Pathogenesis and Treatment of Huntington's Disease

Principal Investigator: 
University: 
University of British Columbia
Award Type: 

There is currently no effective treatment for Huntington's disease, a progressive and ultimately fatal neurological disorder caused by a defect in the Huntington Disease gene. Symptoms of the inherited disease, which usually appear at mid-life, include abnormalities in movement, difficulties with awareness and judgement, and emotional instability. Using genetically altered mice, Jeremy Van Raamsdonk is investigating the underlying genetic and cellular changes that give rise to Huntington's disease and potential treatment strategies. The research involves testing both drug and gene-based treatments targeted at the root cause of the disease, as well as assessing treatments to minimize the damage to the nervous system. By developing specific treatment strategies, Van Raamsdonk aims to limit damage to nervous system cells and increase the lifespan and quality of life for people with Huntington's disease.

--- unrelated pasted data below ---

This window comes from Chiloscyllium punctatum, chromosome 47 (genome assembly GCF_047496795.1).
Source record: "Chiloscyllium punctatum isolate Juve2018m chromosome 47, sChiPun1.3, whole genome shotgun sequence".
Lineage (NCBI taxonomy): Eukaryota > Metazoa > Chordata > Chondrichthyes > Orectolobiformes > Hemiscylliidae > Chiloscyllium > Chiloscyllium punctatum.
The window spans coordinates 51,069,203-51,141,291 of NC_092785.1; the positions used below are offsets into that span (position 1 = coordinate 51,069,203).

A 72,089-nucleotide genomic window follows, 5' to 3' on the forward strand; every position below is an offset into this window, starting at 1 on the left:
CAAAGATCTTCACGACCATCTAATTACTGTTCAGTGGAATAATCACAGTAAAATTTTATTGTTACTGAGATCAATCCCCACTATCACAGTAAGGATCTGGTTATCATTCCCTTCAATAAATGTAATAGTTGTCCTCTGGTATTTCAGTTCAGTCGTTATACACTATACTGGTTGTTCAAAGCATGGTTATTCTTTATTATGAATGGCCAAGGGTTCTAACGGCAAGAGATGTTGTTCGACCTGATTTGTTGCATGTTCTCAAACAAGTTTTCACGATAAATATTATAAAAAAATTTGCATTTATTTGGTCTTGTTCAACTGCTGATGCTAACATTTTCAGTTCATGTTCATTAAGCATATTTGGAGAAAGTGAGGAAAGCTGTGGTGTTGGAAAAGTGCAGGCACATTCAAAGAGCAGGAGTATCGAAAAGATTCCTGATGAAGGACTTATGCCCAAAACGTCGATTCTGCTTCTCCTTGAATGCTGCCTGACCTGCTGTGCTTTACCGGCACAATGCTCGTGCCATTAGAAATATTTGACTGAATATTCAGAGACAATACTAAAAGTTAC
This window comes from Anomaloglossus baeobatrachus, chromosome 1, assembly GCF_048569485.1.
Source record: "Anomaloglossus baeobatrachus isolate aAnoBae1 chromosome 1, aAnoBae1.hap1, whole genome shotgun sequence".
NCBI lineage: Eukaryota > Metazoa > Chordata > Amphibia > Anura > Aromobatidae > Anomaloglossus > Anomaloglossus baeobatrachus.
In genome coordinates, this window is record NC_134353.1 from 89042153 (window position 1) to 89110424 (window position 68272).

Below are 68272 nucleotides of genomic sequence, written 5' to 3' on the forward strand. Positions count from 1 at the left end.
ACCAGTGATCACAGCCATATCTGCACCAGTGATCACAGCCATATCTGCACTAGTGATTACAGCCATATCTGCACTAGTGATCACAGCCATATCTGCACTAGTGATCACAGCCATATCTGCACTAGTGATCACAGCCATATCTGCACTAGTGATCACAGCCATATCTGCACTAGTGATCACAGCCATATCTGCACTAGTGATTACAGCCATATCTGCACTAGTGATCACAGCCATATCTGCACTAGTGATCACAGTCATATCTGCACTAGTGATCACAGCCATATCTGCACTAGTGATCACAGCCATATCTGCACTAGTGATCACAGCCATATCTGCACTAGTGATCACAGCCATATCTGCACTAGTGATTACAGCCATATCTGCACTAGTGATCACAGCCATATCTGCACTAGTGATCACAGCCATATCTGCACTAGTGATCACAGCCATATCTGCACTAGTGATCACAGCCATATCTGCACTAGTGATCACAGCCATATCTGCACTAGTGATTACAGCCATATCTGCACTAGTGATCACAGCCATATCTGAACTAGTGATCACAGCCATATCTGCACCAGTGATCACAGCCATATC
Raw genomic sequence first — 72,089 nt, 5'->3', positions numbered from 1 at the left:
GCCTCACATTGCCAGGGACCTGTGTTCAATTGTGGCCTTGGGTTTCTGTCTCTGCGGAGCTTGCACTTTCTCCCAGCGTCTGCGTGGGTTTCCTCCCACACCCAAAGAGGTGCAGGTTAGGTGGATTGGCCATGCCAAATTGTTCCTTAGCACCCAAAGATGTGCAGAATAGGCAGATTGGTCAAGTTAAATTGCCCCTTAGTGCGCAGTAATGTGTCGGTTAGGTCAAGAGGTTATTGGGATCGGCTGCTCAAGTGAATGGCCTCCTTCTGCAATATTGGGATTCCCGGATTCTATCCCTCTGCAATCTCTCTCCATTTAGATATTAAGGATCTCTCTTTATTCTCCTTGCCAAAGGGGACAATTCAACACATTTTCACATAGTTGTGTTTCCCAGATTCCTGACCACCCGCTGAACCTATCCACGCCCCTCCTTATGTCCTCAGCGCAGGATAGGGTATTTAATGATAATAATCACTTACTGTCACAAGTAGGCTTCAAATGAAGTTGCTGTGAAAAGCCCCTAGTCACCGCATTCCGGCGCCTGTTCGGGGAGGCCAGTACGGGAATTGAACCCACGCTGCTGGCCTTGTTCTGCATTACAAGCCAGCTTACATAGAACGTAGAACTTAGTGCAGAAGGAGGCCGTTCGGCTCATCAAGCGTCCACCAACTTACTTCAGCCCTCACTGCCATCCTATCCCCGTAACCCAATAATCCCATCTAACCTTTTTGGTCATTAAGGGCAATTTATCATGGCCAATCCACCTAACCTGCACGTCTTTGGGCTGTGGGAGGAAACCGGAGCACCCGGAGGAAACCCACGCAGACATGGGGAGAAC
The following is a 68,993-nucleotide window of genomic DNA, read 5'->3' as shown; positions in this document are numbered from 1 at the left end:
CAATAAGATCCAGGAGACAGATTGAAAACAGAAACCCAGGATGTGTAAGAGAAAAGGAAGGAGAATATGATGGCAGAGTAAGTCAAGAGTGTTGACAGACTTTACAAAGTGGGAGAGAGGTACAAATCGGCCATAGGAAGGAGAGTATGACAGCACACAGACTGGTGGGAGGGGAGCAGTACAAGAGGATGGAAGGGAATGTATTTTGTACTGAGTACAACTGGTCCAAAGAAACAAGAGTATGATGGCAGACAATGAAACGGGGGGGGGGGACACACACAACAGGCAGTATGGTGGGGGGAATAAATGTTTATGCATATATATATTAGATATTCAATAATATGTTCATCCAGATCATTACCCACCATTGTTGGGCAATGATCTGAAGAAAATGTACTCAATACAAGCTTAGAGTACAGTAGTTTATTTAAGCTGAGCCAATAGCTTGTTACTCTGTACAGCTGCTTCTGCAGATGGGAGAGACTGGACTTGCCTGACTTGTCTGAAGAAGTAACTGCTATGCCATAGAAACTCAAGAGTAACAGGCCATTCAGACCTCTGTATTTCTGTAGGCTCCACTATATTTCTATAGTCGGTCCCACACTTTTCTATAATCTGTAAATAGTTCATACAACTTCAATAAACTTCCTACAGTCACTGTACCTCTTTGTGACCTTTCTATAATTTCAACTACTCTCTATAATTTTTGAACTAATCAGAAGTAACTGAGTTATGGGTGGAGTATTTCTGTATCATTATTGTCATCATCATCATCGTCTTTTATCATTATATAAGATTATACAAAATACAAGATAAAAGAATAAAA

Research Pillar: 
Host Institution: 
University of British Columbia
Research Location: 
Children's & Women's Health Centre of British Columbia
Co-Supervisor: 
Michael R Hayden
Year: 
2001